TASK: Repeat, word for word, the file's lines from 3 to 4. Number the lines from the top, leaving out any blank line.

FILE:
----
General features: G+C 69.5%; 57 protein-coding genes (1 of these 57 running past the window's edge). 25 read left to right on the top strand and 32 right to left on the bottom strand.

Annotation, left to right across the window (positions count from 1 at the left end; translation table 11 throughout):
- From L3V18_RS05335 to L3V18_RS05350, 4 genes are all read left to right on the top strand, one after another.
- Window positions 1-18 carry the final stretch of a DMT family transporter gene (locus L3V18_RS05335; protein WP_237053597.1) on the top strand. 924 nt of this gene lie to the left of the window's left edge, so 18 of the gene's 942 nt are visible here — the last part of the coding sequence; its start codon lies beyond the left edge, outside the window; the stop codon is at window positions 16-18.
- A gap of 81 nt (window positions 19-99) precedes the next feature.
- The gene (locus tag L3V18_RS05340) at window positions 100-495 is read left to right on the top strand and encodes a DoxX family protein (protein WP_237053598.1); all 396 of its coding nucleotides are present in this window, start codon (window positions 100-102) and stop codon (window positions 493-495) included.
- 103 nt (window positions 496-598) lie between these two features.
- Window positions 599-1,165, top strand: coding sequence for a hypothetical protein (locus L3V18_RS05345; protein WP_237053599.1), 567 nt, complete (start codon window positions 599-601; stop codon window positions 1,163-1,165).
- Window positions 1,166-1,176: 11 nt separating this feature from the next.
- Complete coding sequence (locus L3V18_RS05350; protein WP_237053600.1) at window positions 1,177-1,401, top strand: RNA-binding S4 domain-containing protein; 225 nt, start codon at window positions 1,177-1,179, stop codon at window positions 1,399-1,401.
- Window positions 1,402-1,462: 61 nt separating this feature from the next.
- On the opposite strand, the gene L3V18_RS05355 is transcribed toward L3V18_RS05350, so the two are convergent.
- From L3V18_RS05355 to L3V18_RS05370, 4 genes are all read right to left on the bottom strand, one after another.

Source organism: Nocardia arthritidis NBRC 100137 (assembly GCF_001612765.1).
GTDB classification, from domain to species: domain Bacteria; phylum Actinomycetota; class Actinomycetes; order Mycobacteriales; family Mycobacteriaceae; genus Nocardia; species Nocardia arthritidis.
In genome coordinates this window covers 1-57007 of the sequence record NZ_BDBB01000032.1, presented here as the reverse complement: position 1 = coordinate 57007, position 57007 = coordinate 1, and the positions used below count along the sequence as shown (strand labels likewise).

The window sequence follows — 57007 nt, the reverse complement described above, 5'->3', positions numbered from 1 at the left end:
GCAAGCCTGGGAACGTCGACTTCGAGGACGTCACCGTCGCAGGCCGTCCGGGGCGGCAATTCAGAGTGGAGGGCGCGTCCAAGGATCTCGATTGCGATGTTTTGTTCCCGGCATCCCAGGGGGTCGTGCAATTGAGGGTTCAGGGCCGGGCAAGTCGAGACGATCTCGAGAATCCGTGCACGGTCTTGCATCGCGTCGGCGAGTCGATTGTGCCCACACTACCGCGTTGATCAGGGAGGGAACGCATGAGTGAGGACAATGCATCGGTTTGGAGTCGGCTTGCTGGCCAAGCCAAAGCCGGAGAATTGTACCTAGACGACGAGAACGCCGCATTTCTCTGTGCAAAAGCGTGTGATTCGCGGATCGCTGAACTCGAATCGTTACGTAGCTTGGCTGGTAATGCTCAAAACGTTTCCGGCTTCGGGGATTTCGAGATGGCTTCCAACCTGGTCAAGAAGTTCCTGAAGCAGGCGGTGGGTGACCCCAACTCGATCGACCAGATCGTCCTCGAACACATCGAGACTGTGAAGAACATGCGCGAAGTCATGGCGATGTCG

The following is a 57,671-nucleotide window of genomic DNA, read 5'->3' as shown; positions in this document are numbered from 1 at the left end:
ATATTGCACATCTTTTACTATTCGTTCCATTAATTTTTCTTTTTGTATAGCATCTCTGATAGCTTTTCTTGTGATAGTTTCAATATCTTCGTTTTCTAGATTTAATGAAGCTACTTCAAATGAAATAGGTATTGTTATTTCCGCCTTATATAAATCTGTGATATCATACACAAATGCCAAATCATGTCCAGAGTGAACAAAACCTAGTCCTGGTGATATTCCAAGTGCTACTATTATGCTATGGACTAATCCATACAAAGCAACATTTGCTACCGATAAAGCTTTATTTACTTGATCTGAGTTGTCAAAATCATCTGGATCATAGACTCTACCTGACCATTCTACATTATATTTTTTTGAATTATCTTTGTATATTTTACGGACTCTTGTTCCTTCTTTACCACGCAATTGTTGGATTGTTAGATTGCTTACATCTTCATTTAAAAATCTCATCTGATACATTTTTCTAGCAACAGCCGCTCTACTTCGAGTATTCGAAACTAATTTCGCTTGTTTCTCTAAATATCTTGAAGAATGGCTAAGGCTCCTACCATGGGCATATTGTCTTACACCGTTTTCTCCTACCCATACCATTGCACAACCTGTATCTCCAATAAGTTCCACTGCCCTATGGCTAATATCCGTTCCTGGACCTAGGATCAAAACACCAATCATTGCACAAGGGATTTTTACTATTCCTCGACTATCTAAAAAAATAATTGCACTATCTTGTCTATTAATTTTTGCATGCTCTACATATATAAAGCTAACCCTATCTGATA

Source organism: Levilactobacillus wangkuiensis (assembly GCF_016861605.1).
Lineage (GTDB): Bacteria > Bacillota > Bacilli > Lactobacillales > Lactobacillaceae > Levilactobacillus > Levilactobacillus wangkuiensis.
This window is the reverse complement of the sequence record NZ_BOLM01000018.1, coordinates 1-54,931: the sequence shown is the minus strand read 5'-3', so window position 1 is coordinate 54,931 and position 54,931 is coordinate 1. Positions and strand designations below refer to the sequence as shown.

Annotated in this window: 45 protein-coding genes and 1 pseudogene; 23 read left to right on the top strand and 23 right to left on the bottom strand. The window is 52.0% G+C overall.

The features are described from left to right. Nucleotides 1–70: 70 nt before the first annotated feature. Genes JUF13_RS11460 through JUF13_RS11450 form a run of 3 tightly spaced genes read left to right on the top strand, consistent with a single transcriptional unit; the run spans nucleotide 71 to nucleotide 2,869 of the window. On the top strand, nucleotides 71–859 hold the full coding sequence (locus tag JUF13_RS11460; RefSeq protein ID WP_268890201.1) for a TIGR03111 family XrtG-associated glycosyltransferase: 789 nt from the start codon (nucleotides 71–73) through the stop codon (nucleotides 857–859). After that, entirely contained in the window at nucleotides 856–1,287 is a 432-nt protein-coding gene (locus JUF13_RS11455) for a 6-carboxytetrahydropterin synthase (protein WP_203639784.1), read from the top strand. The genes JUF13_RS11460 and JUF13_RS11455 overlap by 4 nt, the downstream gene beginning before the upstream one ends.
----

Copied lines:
- From L3V18_RS05335 to L3V18_RS05350, 4 genes are all read left to right on the top strand, one after another.
- Window positions 1-18 carry the final stretch of a DMT family transporter gene (locus L3V18_RS05335; protein WP_237053597.1) on the top strand. 924 nt of this gene lie to the left of the window's left edge, so 18 of the gene's 942 nt are visible here — the last part of the coding sequence; its start codon lies beyond the left edge, outside the window; the stop codon is at window positions 16-18.